In terms of behavioral health spending, the proposal looks to increase payments made under Medicare for crisis care, substance use disorder treatments, and psychotherapy.[16] In particular, the proposal would increase the standard PFS rate by 150% when mental health services are provided outside of traditional healthcare settings in locations where persons are experiencing a mental health crisis.[17] This increase is expected to better reflect the costs associated with providing crisis care services.

If finally adopted, the proposal would also adjust Relative Value Units (RVUs) used in conjunction with psychotherapy codes under the PFS. RVUs are used to value the cost of medical services provided and are adjusted based on geographic areas. The proposal would address distortions CMS believes exist in relation to RVUs used for timed mental health services.[18] These distortion corrections would be implemented in the PFS over the course of a four-year period.[19]

The public comment period for these and other proposals related to updates to the PFS is open until September 11, 2023.[20] Assuming CMS does not undertake any drastic reworking of these proposals following the comment period, providers and Medicare beneficiaries can expect the proposals to be effective on January 1, 2024.[21] It remains to be seen what hurdles CMS may face in the implementation of these proposals, but in an attempt to curb worsening mental health in the United States, the proposals undoubtedly would reshape the Medicare behavioral health landscape through increased provider access and entirely new benefit categories.

If you have further questions about the proposed material transaction bill or need assistance interpreting state regulations, please feel free to contact the authors of this alert or your Venable relationship attorney.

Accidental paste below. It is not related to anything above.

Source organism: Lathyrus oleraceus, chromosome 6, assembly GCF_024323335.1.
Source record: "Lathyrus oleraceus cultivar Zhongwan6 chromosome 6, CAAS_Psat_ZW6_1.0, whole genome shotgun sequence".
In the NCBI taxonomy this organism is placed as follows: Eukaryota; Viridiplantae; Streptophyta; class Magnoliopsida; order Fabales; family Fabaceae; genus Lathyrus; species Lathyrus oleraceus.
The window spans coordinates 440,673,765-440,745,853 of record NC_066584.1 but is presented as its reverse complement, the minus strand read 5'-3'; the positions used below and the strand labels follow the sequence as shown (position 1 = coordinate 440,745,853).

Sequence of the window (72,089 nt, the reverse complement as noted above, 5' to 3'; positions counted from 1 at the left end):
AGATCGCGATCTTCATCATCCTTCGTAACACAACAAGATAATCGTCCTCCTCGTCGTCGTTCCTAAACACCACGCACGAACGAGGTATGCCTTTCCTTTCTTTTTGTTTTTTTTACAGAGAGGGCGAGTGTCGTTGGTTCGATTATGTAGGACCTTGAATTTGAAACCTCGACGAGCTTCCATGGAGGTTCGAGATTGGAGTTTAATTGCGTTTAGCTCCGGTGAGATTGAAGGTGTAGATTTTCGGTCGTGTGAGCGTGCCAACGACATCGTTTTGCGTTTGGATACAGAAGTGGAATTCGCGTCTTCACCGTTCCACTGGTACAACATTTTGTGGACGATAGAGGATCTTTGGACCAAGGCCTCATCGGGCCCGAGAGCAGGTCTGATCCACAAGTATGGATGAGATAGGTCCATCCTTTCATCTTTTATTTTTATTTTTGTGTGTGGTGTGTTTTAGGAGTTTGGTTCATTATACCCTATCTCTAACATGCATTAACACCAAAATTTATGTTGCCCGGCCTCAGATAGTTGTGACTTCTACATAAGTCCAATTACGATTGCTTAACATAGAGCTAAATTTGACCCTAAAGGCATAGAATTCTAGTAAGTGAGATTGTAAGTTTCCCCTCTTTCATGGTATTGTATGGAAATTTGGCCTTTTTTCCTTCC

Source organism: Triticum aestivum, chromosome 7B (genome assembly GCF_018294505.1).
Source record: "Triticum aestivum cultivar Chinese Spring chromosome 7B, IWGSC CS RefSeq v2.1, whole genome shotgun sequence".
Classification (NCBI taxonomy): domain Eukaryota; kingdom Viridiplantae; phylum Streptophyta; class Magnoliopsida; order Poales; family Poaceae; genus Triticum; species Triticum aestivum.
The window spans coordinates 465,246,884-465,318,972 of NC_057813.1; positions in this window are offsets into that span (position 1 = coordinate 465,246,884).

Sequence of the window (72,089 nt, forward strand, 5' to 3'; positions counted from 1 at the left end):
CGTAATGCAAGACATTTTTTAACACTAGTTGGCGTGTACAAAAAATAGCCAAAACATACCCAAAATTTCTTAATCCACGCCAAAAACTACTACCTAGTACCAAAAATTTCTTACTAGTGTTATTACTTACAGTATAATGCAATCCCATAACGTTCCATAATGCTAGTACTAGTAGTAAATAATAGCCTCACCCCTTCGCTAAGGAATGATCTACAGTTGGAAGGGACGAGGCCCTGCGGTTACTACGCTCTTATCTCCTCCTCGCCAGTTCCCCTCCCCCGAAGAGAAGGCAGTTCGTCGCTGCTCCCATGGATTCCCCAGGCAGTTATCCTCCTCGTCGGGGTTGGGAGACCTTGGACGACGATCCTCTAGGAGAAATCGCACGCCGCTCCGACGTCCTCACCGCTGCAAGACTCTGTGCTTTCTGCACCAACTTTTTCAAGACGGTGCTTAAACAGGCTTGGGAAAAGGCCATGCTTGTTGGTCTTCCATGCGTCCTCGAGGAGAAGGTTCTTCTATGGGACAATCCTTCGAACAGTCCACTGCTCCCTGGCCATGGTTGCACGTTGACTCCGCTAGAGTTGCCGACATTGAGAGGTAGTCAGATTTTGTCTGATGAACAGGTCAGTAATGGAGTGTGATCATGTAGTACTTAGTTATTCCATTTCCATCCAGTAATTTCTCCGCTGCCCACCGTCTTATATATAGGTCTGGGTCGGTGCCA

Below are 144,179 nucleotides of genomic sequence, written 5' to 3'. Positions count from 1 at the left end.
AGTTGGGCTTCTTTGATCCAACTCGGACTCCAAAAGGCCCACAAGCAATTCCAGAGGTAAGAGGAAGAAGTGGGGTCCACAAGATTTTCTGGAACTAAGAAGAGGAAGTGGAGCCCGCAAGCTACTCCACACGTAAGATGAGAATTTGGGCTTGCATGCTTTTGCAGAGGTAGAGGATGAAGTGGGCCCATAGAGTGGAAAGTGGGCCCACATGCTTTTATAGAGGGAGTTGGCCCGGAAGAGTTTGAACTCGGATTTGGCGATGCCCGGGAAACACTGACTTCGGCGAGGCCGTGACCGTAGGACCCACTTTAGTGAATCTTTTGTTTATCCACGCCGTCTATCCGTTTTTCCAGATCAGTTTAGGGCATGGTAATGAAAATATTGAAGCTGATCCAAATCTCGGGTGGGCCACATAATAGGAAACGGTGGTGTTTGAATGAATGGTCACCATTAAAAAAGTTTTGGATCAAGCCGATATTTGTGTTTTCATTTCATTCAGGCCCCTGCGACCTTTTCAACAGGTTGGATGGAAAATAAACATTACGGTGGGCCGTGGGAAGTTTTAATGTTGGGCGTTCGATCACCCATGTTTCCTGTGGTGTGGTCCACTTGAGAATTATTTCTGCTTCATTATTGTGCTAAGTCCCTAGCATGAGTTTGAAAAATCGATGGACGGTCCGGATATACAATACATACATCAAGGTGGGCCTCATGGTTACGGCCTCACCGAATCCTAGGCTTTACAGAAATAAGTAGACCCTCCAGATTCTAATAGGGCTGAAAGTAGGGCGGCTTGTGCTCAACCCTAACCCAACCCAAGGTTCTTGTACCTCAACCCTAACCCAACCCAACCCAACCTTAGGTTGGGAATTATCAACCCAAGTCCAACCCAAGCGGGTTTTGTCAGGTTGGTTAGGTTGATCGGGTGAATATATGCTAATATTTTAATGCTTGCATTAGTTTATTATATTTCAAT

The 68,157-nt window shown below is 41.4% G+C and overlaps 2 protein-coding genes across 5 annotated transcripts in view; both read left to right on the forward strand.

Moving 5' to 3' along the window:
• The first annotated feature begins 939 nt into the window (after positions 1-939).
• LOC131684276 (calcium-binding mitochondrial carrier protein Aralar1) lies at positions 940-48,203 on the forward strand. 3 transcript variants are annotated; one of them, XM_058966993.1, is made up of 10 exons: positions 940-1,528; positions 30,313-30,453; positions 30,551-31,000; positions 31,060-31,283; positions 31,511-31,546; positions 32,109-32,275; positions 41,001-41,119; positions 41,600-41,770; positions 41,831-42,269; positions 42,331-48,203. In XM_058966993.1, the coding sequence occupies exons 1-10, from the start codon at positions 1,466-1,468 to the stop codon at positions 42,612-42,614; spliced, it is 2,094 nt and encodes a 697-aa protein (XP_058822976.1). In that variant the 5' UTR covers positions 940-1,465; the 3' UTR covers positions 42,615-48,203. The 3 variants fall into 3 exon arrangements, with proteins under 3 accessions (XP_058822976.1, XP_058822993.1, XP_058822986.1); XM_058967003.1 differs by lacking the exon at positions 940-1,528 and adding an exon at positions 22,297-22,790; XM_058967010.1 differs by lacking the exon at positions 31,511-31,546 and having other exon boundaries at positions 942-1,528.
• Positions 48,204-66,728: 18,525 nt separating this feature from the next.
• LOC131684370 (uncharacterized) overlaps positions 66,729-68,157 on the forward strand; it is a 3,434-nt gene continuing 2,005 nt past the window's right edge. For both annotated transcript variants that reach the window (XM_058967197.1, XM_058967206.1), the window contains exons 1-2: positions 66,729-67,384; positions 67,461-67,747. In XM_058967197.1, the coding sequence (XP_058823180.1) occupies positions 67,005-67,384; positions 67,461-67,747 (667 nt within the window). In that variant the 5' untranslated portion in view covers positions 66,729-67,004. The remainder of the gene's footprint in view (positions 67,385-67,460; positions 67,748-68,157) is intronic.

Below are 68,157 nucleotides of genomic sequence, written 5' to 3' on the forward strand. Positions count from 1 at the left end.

[1] Meena Seshamani, Douglas Jackson, Important New Changes to Improve Access to Behavioral Health in Medicare, CMS Blog (July 14, 2023), (hereinafter Changes to Improve Access).

[2] Id.

[3] Id.

[4] Id.

[5] National Health Institute, Mental Health During the COVID-19 Pandemic (March 20, 2023),

[6] Republican Policy Committee, Substance Use has Risen During COVID-19 Pandemic (March 15, 2022),

[7] Change to Improve Access, supra note 1; Commonwealth Fund, Medicare’s Mental Health Coverage: What’s Included, What’s Changed, and What Gaps Remain (March 2, 2023),

[8] Commonwealth Fund, supra, note 7.

[9] Id.

[10] Changes to Improve Access, supra, note 1.

[11] American Psychiatric Association, National Report Offers Solutions to Overcome the Three Major Obstacles to Rural Mental Health Care (November 18, 20221),,due%20to%20lower%20reimbursement%20rates.

[12] American Counseling Association, CMS Releases Medicare Proposed Rule (July 17, 2023),

[13] Changes to Improve Access, supra note 1.

[14] Robert Holly, CMS Looking to Establish New Behavioral Health Intensive Outpatient Medicare Program, Behavioral Health Business (July 13, 2023)

[15] Id.

[16] Alan Goforth, CMS Advances 2-23 Physician Fee Schedule, Health Equity Agenda: Industry Reacts, Benefits Pro (July 17, 2023),

[17] Changes to Improve Access, supra note 1.

[18] CMS, Calendar Year (CY) 2024 Medicare Physician Fee Schedule Proposed Rule (July 13, 2023),

[19] Id.

[20] Changes to Improve Access, supra note 1.

[21] Id.